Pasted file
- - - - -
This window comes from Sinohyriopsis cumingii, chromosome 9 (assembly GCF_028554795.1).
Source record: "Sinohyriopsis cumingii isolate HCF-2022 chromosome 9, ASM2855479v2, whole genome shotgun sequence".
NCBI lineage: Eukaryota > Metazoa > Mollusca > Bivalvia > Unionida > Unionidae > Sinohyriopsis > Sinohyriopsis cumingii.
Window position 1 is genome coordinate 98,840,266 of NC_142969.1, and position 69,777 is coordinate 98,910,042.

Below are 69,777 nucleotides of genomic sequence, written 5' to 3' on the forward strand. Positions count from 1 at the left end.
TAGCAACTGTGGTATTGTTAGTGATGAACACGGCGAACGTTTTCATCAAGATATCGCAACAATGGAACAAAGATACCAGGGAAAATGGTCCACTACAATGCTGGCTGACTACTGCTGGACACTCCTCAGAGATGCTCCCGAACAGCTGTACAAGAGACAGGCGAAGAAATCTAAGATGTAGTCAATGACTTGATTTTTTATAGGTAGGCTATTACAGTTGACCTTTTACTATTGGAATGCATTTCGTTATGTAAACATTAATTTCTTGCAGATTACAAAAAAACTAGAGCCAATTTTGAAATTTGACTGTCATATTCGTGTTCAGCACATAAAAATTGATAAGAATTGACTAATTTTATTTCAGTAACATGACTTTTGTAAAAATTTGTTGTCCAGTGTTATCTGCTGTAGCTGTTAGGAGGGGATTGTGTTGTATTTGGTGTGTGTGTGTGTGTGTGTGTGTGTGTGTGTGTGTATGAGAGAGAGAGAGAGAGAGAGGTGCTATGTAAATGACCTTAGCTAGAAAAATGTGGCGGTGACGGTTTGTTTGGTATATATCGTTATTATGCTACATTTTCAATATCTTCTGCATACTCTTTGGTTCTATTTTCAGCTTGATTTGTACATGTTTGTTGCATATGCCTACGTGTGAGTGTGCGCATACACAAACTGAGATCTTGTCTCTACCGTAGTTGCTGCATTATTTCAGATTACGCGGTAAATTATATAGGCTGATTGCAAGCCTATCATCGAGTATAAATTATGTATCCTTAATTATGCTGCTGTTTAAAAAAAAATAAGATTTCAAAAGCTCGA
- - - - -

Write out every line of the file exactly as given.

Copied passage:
This window comes from Sinohyriopsis cumingii, chromosome 9 (assembly GCF_028554795.1).
Source record: "Sinohyriopsis cumingii isolate HCF-2022 chromosome 9, ASM2855479v2, whole genome shotgun sequence".
NCBI lineage: Eukaryota > Metazoa > Mollusca > Bivalvia > Unionida > Unionidae > Sinohyriopsis > Sinohyriopsis cumingii.
Window position 1 is genome coordinate 98,840,266 of NC_142969.1, and position 69,777 is coordinate 98,910,042.

Below are 69,777 nucleotides of genomic sequence, written 5' to 3' on the forward strand. Positions count from 1 at the left end.
TAGCAACTGTGGTATTGTTAGTGATGAACACGGCGAACGTTTTCATCAAGATATCGCAACAATGGAACAAAGATACCAGGGAAAATGGTCCACTACAATGCTGGCTGACTACTGCTGGACACTCCTCAGAGATGCTCCCGAACAGCTGTACAAGAGACAGGCGAAGAAATCTAAGATGTAGTCAATGACTTGATTTTTTATAGGTAGGCTATTACAGTTGACCTTTTACTATTGGAATGCATTTCGTTATGTAAACATTAATTTCTTGCAGATTACAAAAAAACTAGAGCCAATTTTGAAATTTGACTGTCATATTCGTGTTCAGCACATAAAAATTGATAAGAATTGACTAATTTTATTTCAGTAACATGACTTTTGTAAAAATTTGTTGTCCAGTGTTATCTGCTGTAGCTGTTAGGAGGGGATTGTGTTGTATTTGGTGTGTGTGTGTGTGTGTGTGTGTGTGTGTGTGTGTATGAGAGAGAGAGAGAGAGAGAGGTGCTATGTAAATGACCTTAGCTAGAAAAATGTGGCGGTGACGGTTTGTTTGGTATATATCGTTATTATGCTACATTTTCAATATCTTCTGCATACTCTTTGGTTCTATTTTCAGCTTGATTTGTACATGTTTGTTGCATATGCCTACGTGTGAGTGTGCGCATACACAAACTGAGATCTTGTCTCTACCGTAGTTGCTGCATTATTTCAGATTACGCGGTAAATTATATAGGCTGATTGCAAGCCTATCATCGAGTATAAATTATGTATCCTTAATTATGCTGCTGTTTAAAAAAAAATAAGATTTCAAAAGCTCGA